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Taste, Smell, Hearing, Language, Voice, Balance

Smartphone App for Voice Disorders

The surgical state of the art for treating voice disorders has advanced greatly in recent years. But the way doctors try to determine what causes some people to develop voice disorders is still decidedly low-tech.

"We ask people how they use their voices," says speech-language pathologist and NIDCD-grantee Robert Hillman, Ph.D., "but the problem is, people are really bad historians when it comes to voice use. We have data that shows people tend to be off on average 150 to 200 percent when simply trying to estimate how much they use their voices during a typical day."

Dr. Hillman and his team at Massachusetts General Hospital have developed a mobile monitoring device that relies on smartphone technology to gather a week's worth of talking, singing, yelling—whatever it is people do with their voices.

The device that Dr. Hillman and his team have developed uses a small receiver the size of a dime (called an accelerometer), attached with double-sided sticky tape to the base of the throat, which captures the vibrations that are transmitted from the larynx through the skin. "The goal is to make it as unobtrusive as possible," says Dr. Hillman, "because you want people to be doing things the way they normally do them. The impact has to be minimal." In fact, an earlier version of the device was so unobtrusive that singer Steven Tyler wore it during an Aerosmith concert to document the vocal extremes of rock-and-roll singing.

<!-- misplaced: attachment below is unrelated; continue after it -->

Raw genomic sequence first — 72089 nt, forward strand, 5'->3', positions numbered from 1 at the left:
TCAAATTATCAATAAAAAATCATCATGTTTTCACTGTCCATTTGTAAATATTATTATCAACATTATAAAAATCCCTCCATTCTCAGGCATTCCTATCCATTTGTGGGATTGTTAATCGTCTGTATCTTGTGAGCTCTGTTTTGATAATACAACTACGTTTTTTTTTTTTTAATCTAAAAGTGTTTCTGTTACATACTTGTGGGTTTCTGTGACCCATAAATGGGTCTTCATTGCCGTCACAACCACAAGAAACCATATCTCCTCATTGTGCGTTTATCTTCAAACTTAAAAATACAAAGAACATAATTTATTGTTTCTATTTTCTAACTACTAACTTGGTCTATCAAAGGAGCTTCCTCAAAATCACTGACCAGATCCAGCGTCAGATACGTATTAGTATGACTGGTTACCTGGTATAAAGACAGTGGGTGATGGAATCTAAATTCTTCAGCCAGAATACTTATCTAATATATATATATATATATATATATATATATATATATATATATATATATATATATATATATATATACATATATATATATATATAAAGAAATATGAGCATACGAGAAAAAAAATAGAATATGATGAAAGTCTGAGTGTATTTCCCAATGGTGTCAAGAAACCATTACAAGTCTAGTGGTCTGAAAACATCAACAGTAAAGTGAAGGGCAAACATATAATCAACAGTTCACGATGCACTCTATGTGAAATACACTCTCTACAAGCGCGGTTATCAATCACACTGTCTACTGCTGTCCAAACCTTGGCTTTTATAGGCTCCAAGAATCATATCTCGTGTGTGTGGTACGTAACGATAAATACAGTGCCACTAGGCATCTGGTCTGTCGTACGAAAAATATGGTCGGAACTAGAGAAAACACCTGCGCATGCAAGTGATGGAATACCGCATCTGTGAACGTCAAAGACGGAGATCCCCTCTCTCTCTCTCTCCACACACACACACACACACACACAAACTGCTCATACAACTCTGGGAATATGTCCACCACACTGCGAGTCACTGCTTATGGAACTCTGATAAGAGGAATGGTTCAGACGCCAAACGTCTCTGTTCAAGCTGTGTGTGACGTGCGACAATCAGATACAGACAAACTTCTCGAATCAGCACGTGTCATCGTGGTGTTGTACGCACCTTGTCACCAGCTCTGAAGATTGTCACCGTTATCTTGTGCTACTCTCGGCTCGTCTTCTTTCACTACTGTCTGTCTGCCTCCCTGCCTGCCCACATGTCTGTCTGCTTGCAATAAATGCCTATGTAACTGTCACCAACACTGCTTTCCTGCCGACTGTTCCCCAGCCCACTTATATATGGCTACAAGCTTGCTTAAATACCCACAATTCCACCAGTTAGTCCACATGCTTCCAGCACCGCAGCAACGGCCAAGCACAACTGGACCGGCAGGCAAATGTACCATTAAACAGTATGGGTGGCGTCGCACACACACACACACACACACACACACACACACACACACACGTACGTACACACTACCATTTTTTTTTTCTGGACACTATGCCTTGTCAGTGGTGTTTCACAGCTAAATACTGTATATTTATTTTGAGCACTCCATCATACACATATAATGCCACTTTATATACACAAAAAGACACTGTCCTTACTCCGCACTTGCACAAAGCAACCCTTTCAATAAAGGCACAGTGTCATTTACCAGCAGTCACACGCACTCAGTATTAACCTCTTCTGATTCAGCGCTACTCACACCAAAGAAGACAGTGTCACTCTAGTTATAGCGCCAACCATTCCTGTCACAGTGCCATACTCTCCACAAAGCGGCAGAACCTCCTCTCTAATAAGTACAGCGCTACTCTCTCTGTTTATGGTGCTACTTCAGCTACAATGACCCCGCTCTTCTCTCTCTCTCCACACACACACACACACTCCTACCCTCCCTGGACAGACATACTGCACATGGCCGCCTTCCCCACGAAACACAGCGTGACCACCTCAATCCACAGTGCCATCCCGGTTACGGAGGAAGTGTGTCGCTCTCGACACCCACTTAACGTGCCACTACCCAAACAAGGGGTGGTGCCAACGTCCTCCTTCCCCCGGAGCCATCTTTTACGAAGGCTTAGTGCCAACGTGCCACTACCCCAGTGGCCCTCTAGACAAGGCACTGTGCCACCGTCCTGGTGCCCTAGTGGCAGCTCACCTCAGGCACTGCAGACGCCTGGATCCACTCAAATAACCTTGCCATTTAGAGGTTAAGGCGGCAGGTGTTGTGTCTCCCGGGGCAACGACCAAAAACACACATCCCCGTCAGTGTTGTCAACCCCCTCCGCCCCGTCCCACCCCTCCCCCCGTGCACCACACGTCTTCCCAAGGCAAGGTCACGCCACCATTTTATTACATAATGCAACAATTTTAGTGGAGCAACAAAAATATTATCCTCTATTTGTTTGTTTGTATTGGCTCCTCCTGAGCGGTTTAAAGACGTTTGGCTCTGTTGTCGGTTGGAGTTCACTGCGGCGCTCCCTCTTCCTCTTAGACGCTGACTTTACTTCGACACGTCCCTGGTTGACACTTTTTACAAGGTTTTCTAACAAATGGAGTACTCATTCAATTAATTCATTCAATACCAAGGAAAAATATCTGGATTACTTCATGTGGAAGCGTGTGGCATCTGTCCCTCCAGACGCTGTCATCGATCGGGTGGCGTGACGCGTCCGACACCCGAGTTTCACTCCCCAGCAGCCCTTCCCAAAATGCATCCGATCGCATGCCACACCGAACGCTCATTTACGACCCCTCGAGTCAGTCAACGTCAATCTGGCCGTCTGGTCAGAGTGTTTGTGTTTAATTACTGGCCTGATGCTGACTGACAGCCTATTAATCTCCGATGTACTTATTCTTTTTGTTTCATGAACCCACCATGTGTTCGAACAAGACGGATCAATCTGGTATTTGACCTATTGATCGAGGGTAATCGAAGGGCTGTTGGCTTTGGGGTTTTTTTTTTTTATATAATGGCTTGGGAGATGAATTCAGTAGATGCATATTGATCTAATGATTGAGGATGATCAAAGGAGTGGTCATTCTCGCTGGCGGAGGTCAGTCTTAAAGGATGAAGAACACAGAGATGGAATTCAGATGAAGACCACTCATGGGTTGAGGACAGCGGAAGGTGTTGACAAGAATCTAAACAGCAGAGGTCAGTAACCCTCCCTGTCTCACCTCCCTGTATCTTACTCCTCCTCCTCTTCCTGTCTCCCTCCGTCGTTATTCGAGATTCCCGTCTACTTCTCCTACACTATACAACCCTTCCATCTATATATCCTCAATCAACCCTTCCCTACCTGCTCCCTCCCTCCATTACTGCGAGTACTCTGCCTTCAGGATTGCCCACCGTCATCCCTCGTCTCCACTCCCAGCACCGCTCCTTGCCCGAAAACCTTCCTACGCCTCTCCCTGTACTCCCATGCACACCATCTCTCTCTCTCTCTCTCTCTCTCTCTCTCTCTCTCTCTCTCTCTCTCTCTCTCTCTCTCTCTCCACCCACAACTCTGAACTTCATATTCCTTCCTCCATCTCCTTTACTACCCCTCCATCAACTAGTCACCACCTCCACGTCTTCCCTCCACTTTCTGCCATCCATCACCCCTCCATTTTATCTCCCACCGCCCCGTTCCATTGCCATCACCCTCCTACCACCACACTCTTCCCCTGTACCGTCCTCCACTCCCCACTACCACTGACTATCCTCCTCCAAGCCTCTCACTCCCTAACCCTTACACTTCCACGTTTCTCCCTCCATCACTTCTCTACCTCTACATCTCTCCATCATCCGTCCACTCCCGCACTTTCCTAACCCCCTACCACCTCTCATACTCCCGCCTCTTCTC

Once the data are downloaded, a custom-designed software program analyzes the strength and frequency of the vibrations to produce a graph that shows daily voice usage in terms of amount, volume, and pitch.

One of the goals of the monitoring device is to be able to use the data to begin to make some correlations between patterns of voice use and the risk for a vocal disorder. What is normal and what is abnormal voice use? Are there certain ways of using the voice that can cause particular problems? A future feature, when the device goes into clinical testing, will be the addition of a feedback method, such as a buzzer or vibration, to tell the wearer when he is using his voice incorrectly.

"Voice therapy is like any kind of behavior change therapy," says Dr. Hillman. "People will do what we tell them to do when they're in front of us, but maybe not when they're not being watched. Highly habituated vocal habits are hard to break." The feedback device could act like a virtual speech-language pathologist, reminding the patient when she falls back on old habits and giving her a gentle nudge to try on the new ones.

Fall 2013 Issue: Volume 8 Number 3 Page 6-7